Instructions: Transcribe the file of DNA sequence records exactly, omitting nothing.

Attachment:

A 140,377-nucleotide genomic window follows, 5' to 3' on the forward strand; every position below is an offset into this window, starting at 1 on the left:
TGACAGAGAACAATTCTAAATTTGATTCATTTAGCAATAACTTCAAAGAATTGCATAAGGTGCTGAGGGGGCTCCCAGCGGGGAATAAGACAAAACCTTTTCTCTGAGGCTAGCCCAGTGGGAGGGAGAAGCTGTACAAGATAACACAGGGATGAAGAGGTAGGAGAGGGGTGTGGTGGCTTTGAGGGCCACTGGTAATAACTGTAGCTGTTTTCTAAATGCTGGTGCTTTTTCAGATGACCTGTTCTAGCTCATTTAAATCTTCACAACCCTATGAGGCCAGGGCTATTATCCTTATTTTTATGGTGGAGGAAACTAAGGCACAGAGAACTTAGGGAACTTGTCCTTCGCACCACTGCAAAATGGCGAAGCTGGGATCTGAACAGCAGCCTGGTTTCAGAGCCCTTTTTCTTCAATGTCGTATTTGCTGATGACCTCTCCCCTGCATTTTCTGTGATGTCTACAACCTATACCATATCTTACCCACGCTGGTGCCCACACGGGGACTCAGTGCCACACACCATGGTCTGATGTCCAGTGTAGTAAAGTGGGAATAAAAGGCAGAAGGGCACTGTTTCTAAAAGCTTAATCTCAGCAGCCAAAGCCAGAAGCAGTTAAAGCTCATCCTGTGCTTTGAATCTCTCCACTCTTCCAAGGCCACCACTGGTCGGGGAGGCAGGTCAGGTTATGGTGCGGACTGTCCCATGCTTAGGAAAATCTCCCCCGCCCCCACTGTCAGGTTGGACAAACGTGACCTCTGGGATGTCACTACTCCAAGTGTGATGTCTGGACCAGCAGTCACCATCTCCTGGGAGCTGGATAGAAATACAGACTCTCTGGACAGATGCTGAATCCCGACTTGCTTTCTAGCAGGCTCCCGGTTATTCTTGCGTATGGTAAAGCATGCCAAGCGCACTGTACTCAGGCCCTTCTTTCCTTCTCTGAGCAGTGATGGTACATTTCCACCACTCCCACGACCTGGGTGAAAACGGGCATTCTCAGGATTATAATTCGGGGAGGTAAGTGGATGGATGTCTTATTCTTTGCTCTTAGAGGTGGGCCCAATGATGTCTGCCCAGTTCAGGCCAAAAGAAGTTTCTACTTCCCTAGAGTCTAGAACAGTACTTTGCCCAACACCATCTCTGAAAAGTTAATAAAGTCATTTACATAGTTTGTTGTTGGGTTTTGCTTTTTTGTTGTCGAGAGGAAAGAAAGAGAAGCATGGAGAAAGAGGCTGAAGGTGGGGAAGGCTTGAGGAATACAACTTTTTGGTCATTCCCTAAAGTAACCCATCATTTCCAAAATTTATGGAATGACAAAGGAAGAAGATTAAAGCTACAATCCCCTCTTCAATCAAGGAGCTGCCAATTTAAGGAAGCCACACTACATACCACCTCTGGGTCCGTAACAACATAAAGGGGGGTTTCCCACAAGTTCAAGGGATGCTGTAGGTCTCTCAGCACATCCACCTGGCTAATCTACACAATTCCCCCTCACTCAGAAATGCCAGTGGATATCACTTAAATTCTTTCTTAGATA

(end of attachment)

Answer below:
A 140,377-nucleotide genomic window follows, 5' to 3' on the forward strand; every position below is an offset into this window, starting at 1 on the left:
TGACAGAGAACAATTCTAAATTTGATTCATTTAGCAATAACTTCAAAGAATTGCATAAGGTGCTGAGGGGGCTCCCAGCGGGGAATAAGACAAAACCTTTTCTCTGAGGCTAGCCCAGTGGGAGGGAGAAGCTGTACAAGATAACACAGGGATGAAGAGGTAGGAGAGGGGTGTGGTGGCTTTGAGGGCCACTGGTAATAACTGTAGCTGTTTTCTAAATGCTGGTGCTTTTTCAGATGACCTGTTCTAGCTCATTTAAATCTTCACAACCCTATGAGGCCAGGGCTATTATCCTTATTTTTATGGTGGAGGAAACTAAGGCACAGAGAACTTAGGGAACTTGTCCTTCGCACCACTGCAAAATGGCGAAGCTGGGATCTGAACAGCAGCCTGGTTTCAGAGCCCTTTTTCTTCAATGTCGTATTTGCTGATGACCTCTCCCCTGCATTTTCTGTGATGTCTACAACCTATACCATATCTTACCCACGCTGGTGCCCACACGGGGACTCAGTGCCACACACCATGGTCTGATGTCCAGTGTAGTAAAGTGGGAATAAAAGGCAGAAGGGCACTGTTTCTAAAAGCTTAATCTCAGCAGCCAAAGCCAGAAGCAGTTAAAGCTCATCCTGTGCTTTGAATCTCTCCACTCTTCCAAGGCCACCACTGGTCGGGGAGGCAGGTCAGGTTATGGTGCGGACTGTCCCATGCTTAGGAAAATCTCCCCCGCCCCCACTGTCAGGTTGGACAAACGTGACCTCTGGGATGTCACTACTCCAAGTGTGATGTCTGGACCAGCAGTCACCATCTCCTGGGAGCTGGATAGAAATACAGACTCTCTGGACAGATGCTGAATCCCGACTTGCTTTCTAGCAGGCTCCCGGTTATTCTTGCGTATGGTAAAGCATGCCAAGCGCACTGTACTCAGGCCCTTCTTTCCTTCTCTGAGCAGTGATGGTACATTTCCACCACTCCCACGACCTGGGTGAAAACGGGCATTCTCAGGATTATAATTCGGGGAGGTAAGTGGATGGATGTCTTATTCTTTGCTCTTAGAGGTGGGCCCAATGATGTCTGCCCAGTTCAGGCCAAAAGAAGTTTCTACTTCCCTAGAGTCTAGAACAGTACTTTGCCCAACACCATCTCTGAAAAGTTAATAAAGTCATTTACATAGTTTGTTGTTGGGTTTTGCTTTTTTGTTGTCGAGAGGAAAGAAAGAGAAGCATGGAGAAAGAGGCTGAAGGTGGGGAAGGCTTGAGGAATACAACTTTTTGGTCATTCCCTAAAGTAACCCATCATTTCCAAAATTTATGGAATGACAAAGGAAGAAGATTAAAGCTACAATCCCCTCTTCAATCAAGGAGCTGCCAATTTAAGGAAGCCACACTACATACCACCTCTGGGTCCGTAACAACATAAAGGGGGGTTTCCCACAAGTTCAAGGGATGCTGTAGGTCTCTCAGCACATCCACCTGGCTAATCTACACAATTCCCCCTCACTCAGAAATGCCAGTGGATATCACTTAAATTCTTTCTTAGATA